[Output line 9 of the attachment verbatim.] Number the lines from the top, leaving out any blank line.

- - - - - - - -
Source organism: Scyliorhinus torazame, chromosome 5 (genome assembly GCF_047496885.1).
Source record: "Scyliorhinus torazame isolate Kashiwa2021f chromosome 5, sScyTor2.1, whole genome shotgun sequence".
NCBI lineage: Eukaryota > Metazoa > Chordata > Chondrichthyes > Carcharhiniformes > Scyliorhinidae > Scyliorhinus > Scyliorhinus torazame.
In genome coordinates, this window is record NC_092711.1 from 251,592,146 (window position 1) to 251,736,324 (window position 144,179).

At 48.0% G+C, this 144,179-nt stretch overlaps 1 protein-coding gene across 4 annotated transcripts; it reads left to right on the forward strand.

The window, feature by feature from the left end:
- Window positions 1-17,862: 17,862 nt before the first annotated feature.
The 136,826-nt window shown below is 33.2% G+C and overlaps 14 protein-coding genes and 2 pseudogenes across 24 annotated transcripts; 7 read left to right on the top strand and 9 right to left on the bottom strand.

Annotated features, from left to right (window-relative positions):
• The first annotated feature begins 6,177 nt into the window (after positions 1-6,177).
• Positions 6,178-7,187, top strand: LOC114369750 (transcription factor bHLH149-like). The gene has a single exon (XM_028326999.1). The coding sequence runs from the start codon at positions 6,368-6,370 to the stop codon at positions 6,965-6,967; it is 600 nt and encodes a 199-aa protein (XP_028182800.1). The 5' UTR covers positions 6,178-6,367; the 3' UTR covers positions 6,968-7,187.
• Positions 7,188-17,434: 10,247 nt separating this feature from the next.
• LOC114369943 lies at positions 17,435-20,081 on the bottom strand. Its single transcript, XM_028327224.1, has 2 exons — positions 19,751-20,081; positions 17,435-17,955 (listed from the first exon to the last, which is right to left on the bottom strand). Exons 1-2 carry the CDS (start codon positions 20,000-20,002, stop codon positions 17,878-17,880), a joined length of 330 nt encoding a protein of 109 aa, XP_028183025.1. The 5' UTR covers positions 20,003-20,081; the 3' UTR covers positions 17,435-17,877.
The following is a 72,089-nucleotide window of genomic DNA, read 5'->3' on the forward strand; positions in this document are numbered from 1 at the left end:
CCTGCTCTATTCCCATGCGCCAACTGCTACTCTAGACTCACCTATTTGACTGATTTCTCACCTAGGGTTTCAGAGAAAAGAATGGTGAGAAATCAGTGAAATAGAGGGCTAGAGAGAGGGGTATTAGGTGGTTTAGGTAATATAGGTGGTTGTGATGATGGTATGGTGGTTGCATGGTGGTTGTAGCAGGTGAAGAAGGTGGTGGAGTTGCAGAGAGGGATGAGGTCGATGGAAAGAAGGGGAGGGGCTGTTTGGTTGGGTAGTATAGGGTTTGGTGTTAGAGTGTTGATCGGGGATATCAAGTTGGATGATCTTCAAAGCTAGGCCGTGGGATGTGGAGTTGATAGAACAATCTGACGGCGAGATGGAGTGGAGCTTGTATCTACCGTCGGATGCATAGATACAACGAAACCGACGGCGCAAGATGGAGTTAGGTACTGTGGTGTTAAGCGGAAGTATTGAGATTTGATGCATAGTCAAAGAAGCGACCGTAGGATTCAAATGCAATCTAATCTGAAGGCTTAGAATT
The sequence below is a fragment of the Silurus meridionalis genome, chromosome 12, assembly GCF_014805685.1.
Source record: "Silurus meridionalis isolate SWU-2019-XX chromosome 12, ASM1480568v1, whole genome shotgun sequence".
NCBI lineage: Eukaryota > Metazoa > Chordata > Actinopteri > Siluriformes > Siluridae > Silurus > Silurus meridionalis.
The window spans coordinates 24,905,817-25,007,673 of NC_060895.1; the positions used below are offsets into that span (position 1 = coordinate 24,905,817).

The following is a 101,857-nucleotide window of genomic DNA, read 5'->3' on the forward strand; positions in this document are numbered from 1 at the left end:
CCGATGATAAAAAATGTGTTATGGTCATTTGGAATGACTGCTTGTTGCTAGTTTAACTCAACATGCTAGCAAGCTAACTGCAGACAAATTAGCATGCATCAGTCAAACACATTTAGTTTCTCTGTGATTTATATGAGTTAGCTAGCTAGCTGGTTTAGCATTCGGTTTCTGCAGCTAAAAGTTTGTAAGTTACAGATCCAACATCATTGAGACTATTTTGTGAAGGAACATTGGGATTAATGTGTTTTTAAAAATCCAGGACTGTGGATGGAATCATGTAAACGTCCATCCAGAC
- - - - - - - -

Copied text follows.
Annotated features, from left to right (window-relative positions):